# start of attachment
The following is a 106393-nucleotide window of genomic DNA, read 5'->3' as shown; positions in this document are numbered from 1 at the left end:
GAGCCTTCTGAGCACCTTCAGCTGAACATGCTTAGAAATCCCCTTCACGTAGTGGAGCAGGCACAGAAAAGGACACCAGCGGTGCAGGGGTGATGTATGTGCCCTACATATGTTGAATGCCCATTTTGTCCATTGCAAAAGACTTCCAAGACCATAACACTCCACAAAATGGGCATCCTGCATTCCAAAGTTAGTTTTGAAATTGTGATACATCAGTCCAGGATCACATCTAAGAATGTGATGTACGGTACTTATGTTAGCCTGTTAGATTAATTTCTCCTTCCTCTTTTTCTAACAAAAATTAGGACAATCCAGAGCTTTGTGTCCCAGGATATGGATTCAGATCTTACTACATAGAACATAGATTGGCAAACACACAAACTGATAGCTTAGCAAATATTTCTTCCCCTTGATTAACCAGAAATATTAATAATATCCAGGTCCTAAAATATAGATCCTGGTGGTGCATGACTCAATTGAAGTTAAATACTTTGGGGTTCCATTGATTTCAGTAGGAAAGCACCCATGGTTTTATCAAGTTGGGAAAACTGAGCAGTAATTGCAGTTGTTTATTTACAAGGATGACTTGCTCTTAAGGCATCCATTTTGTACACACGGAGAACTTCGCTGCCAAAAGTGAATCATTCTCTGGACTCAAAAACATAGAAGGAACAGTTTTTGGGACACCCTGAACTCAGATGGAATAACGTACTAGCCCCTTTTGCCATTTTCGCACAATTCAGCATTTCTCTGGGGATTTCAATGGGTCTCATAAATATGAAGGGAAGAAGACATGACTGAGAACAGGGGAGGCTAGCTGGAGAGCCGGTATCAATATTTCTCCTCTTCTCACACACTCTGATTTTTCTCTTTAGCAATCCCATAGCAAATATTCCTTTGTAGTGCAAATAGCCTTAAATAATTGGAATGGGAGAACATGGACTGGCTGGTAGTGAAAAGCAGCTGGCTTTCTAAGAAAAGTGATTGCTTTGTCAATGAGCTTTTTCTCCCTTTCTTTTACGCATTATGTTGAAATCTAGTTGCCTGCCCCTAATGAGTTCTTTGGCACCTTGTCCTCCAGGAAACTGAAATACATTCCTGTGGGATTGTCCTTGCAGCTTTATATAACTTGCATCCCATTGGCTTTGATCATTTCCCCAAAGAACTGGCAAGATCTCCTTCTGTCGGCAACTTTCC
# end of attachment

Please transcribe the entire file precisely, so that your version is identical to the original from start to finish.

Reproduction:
The following is a 106393-nucleotide window of genomic DNA, read 5'->3' as shown; positions in this document are numbered from 1 at the left end:
GAGCCTTCTGAGCACCTTCAGCTGAACATGCTTAGAAATCCCCTTCACGTAGTGGAGCAGGCACAGAAAAGGACACCAGCGGTGCAGGGGTGATGTATGTGCCCTACATATGTTGAATGCCCATTTTGTCCATTGCAAAAGACTTCCAAGACCATAACACTCCACAAAATGGGCATCCTGCATTCCAAAGTTAGTTTTGAAATTGTGATACATCAGTCCAGGATCACATCTAAGAATGTGATGTACGGTACTTATGTTAGCCTGTTAGATTAATTTCTCCTTCCTCTTTTTCTAACAAAAATTAGGACAATCCAGAGCTTTGTGTCCCAGGATATGGATTCAGATCTTACTACATAGAACATAGATTGGCAAACACACAAACTGATAGCTTAGCAAATATTTCTTCCCCTTGATTAACCAGAAATATTAATAATATCCAGGTCCTAAAATATAGATCCTGGTGGTGCATGACTCAATTGAAGTTAAATACTTTGGGGTTCCATTGATTTCAGTAGGAAAGCACCCATGGTTTTATCAAGTTGGGAAAACTGAGCAGTAATTGCAGTTGTTTATTTACAAGGATGACTTGCTCTTAAGGCATCCATTTTGTACACACGGAGAACTTCGCTGCCAAAAGTGAATCATTCTCTGGACTCAAAAACATAGAAGGAACAGTTTTTGGGACACCCTGAACTCAGATGGAATAACGTACTAGCCCCTTTTGCCATTTTCGCACAATTCAGCATTTCTCTGGGGATTTCAATGGGTCTCATAAATATGAAGGGAAGAAGACATGACTGAGAACAGGGGAGGCTAGCTGGAGAGCCGGTATCAATATTTCTCCTCTTCTCACACACTCTGATTTTTCTCTTTAGCAATCCCATAGCAAATATTCCTTTGTAGTGCAAATAGCCTTAAATAATTGGAATGGGAGAACATGGACTGGCTGGTAGTGAAAAGCAGCTGGCTTTCTAAGAAAAGTGATTGCTTTGTCAATGAGCTTTTTCTCCCTTTCTTTTACGCATTATGTTGAAATCTAGTTGCCTGCCCCTAATGAGTTCTTTGGCACCTTGTCCTCCAGGAAACTGAAATACATTCCTGTGGGATTGTCCTTGCAGCTTTATATAACTTGCATCCCATTGGCTTTGATCATTTCCCCAAAGAACTGGCAAGATCTCCTTCTGTCGGCAACTTTCC